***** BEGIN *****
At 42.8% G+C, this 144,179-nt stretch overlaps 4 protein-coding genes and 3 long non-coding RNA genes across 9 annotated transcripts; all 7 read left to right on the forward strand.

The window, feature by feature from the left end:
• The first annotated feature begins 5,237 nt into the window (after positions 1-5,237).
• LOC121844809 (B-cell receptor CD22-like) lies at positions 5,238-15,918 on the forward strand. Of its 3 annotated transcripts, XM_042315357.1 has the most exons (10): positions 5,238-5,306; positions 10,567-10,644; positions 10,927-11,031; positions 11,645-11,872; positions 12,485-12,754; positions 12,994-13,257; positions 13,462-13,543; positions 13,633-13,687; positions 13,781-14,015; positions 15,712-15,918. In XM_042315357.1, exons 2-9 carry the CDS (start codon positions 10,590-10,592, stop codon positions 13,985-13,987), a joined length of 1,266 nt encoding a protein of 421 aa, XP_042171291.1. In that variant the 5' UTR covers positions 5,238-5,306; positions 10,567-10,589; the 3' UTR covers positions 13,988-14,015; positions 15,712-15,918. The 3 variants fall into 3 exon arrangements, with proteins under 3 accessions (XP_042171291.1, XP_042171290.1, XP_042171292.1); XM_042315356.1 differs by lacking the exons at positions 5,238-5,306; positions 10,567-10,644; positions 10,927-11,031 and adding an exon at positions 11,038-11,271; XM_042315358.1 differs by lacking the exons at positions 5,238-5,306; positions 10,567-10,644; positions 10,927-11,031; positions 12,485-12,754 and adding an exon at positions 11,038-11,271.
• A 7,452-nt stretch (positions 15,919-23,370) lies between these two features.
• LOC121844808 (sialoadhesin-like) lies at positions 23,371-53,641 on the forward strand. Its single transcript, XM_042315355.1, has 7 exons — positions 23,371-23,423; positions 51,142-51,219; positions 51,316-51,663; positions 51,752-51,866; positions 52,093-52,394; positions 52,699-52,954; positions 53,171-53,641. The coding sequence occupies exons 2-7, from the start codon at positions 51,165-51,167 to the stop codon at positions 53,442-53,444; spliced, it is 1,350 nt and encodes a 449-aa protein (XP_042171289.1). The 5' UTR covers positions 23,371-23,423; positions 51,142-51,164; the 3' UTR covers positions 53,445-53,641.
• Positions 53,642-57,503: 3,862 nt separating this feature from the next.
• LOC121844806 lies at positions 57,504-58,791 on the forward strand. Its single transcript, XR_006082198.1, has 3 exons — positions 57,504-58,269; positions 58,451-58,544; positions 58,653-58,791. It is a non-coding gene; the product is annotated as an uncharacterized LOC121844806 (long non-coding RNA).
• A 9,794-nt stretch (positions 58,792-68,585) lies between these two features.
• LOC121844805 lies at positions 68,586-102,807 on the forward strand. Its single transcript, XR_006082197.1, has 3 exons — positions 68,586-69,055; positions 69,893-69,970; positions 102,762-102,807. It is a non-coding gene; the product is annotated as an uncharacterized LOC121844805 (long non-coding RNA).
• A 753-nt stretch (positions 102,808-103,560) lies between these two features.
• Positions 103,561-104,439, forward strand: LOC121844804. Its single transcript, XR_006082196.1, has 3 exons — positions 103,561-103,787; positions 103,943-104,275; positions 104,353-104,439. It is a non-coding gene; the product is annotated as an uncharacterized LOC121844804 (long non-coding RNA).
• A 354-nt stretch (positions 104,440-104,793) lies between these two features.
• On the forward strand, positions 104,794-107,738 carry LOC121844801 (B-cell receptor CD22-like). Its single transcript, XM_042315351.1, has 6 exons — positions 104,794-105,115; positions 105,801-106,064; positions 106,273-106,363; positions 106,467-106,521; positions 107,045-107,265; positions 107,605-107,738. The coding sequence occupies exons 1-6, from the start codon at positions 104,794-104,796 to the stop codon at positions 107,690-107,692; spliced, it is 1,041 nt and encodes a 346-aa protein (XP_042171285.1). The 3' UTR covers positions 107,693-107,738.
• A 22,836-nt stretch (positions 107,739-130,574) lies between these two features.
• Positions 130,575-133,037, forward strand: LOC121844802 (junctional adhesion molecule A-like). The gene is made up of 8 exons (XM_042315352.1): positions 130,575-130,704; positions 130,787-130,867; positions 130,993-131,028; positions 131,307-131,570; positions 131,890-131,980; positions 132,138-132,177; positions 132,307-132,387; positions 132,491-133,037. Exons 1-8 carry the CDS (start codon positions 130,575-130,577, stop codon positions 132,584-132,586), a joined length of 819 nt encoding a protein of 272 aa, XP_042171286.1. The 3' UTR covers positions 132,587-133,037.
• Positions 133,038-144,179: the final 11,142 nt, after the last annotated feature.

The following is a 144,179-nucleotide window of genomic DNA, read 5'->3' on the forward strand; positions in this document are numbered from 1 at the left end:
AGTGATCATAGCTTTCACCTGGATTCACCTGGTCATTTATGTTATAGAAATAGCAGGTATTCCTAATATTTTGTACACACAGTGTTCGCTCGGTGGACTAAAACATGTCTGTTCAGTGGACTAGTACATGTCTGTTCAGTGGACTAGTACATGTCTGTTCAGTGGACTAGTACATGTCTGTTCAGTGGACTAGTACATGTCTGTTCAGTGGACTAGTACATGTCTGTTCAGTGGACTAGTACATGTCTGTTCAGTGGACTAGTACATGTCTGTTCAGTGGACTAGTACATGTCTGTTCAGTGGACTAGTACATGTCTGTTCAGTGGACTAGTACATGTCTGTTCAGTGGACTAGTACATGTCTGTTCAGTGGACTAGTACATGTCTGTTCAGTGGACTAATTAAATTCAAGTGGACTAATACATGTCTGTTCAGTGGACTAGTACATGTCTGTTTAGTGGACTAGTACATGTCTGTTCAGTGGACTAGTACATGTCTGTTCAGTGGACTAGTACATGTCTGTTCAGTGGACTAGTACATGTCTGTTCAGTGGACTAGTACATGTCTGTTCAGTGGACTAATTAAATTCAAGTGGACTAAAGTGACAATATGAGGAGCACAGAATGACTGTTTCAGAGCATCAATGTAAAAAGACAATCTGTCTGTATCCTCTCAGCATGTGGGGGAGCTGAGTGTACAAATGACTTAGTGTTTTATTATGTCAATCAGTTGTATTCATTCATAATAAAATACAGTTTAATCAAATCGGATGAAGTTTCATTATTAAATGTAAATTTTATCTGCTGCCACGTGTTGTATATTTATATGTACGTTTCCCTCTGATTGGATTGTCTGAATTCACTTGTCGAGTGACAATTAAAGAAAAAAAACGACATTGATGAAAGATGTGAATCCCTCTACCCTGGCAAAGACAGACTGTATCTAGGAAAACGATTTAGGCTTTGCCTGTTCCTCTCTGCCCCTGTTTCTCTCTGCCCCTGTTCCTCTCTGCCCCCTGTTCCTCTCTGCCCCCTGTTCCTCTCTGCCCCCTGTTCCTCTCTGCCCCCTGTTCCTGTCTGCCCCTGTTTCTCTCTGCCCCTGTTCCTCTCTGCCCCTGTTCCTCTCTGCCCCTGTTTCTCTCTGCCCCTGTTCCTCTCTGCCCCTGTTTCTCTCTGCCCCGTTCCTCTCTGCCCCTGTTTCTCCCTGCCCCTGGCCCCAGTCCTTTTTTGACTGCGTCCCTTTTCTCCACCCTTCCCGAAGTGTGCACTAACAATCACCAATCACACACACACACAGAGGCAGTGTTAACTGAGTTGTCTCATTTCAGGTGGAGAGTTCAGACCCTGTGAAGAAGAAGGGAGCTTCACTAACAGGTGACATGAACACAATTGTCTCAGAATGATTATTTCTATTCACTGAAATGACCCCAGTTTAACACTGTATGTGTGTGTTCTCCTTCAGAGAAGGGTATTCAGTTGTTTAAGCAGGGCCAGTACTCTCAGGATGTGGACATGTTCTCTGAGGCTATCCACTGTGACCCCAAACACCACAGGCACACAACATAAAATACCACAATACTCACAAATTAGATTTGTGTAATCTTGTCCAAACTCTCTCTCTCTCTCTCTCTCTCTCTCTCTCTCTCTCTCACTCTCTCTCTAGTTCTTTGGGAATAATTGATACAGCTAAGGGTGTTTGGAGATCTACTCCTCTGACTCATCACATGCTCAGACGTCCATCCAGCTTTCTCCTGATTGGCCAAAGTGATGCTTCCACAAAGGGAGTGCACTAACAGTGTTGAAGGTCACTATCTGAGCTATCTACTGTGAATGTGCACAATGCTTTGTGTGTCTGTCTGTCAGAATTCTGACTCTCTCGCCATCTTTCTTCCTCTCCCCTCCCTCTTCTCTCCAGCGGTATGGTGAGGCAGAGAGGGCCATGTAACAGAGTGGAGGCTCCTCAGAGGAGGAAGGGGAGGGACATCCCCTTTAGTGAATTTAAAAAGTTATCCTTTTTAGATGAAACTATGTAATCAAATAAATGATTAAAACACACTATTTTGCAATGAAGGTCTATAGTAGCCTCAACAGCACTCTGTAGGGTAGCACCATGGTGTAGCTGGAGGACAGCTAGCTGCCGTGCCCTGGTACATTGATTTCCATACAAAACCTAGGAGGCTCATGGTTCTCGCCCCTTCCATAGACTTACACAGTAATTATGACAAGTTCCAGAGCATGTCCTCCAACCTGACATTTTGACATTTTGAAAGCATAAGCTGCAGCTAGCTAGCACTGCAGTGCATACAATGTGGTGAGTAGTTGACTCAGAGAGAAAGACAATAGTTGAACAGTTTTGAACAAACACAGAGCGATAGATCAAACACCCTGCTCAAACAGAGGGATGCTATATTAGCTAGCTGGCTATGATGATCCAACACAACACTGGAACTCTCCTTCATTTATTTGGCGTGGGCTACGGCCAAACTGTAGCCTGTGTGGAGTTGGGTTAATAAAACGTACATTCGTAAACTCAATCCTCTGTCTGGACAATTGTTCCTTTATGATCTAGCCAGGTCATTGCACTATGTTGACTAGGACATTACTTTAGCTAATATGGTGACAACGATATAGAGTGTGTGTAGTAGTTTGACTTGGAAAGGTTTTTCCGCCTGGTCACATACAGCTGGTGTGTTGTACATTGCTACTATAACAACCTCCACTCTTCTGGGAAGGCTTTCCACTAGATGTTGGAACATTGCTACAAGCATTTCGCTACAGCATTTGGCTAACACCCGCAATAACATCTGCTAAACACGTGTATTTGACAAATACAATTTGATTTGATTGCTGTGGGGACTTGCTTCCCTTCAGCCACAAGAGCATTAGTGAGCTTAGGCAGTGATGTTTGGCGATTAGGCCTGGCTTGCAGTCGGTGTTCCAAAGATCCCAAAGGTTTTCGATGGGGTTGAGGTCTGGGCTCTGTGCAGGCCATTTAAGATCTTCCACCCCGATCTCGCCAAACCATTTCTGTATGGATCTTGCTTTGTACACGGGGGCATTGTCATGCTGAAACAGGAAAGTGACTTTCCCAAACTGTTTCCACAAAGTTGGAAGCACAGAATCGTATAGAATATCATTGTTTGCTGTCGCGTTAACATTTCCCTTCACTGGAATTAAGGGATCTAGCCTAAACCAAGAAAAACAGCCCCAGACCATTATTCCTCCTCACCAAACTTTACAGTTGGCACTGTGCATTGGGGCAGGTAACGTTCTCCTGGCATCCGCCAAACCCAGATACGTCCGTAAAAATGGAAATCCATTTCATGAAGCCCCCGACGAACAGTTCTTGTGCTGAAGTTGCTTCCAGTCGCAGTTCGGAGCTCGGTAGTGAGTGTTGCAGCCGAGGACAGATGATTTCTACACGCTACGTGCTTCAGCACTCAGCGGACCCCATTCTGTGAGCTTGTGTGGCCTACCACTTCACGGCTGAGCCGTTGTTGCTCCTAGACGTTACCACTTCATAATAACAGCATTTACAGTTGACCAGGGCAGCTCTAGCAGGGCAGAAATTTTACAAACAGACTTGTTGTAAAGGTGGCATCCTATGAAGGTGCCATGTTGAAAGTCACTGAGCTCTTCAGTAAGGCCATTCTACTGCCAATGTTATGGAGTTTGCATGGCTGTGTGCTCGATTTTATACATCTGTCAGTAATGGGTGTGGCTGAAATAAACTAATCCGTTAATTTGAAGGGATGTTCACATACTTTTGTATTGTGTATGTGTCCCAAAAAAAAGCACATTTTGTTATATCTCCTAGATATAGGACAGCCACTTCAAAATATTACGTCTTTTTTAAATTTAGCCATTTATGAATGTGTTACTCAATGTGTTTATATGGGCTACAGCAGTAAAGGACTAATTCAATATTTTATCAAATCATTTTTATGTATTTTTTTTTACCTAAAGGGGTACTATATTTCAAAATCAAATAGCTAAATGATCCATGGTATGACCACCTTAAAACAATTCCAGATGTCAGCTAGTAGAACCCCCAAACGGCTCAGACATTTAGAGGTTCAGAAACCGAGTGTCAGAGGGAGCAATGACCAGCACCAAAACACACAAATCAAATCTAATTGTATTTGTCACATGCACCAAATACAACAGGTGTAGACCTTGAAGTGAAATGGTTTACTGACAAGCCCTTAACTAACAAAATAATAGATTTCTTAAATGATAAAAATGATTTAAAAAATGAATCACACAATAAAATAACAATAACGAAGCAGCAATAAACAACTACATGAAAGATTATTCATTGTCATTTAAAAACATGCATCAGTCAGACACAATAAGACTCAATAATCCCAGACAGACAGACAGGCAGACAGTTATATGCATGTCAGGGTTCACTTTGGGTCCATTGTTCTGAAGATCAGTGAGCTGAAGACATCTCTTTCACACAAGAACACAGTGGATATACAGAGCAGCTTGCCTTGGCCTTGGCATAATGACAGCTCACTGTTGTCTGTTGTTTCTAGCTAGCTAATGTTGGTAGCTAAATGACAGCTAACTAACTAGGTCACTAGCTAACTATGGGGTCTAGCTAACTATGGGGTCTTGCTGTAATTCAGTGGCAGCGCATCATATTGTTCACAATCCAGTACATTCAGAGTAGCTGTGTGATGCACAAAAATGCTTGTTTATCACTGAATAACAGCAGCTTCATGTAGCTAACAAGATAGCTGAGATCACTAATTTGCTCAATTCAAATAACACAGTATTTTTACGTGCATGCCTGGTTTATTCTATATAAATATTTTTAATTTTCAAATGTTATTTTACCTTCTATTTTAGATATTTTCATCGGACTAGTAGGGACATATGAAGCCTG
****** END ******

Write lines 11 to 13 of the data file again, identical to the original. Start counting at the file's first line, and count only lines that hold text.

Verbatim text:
• A 753-nt stretch (positions 102,808-103,560) lies between these two features.
• Positions 103,561-104,439, forward strand: LOC121844804. Its single transcript, XR_006082196.1, has 3 exons — positions 103,561-103,787; positions 103,943-104,275; positions 104,353-104,439. It is a non-coding gene; the product is annotated as an uncharacterized LOC121844804 (long non-coding RNA).
• A 354-nt stretch (positions 104,440-104,793) lies between these two features.